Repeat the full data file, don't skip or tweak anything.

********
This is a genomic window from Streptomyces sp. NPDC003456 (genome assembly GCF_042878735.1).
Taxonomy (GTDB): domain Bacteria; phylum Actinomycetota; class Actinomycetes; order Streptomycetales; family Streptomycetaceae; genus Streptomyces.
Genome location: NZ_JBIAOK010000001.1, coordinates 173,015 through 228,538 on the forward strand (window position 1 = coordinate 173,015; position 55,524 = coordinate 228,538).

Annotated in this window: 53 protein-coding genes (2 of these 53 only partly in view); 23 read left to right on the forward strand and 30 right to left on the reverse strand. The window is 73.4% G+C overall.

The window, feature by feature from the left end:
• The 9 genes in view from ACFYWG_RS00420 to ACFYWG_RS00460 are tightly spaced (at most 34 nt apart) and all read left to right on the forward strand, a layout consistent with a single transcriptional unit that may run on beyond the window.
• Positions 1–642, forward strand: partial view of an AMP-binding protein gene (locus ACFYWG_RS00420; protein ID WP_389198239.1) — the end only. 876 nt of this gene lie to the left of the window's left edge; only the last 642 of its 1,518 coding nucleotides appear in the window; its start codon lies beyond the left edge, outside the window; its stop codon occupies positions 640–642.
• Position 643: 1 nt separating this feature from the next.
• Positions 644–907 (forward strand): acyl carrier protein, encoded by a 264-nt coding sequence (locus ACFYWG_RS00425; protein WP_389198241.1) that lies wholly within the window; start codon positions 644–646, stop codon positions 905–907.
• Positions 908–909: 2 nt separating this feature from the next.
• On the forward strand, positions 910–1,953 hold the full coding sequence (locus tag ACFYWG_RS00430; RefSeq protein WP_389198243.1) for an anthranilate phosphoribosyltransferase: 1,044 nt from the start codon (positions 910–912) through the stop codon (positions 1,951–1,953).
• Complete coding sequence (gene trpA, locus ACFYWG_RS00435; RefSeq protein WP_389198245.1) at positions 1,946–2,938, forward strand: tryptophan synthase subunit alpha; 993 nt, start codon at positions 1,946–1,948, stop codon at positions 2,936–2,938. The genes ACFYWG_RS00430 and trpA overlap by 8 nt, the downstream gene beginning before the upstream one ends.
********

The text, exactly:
This is a genomic window from Streptomyces sp. NPDC003456 (genome assembly GCF_042878735.1).
Taxonomy (GTDB): domain Bacteria; phylum Actinomycetota; class Actinomycetes; order Streptomycetales; family Streptomycetaceae; genus Streptomyces.
Genome location: NZ_JBIAOK010000001.1, coordinates 173,015 through 228,538 on the forward strand (window position 1 = coordinate 173,015; position 55,524 = coordinate 228,538).

Annotated in this window: 53 protein-coding genes (2 of these 53 only partly in view); 23 read left to right on the forward strand and 30 right to left on the reverse strand. The window is 73.4% G+C overall.

The window, feature by feature from the left end:
• The 9 genes in view from ACFYWG_RS00420 to ACFYWG_RS00460 are tightly spaced (at most 34 nt apart) and all read left to right on the forward strand, a layout consistent with a single transcriptional unit that may run on beyond the window.
• Positions 1–642, forward strand: partial view of an AMP-binding protein gene (locus ACFYWG_RS00420; protein ID WP_389198239.1) — the end only. 876 nt of this gene lie to the left of the window's left edge; only the last 642 of its 1,518 coding nucleotides appear in the window; its start codon lies beyond the left edge, outside the window; its stop codon occupies positions 640–642.
• Position 643: 1 nt separating this feature from the next.
• Positions 644–907 (forward strand): acyl carrier protein, encoded by a 264-nt coding sequence (locus ACFYWG_RS00425; protein WP_389198241.1) that lies wholly within the window; start codon positions 644–646, stop codon positions 905–907.
• Positions 908–909: 2 nt separating this feature from the next.
• On the forward strand, positions 910–1,953 hold the full coding sequence (locus tag ACFYWG_RS00430; RefSeq protein WP_389198243.1) for an anthranilate phosphoribosyltransferase: 1,044 nt from the start codon (positions 910–912) through the stop codon (positions 1,951–1,953).
• Complete coding sequence (gene trpA, locus ACFYWG_RS00435; RefSeq protein WP_389198245.1) at positions 1,946–2,938, forward strand: tryptophan synthase subunit alpha; 993 nt, start codon at positions 1,946–1,948, stop codon at positions 2,936–2,938. The genes ACFYWG_RS00430 and trpA overlap by 8 nt, the downstream gene beginning before the upstream one ends.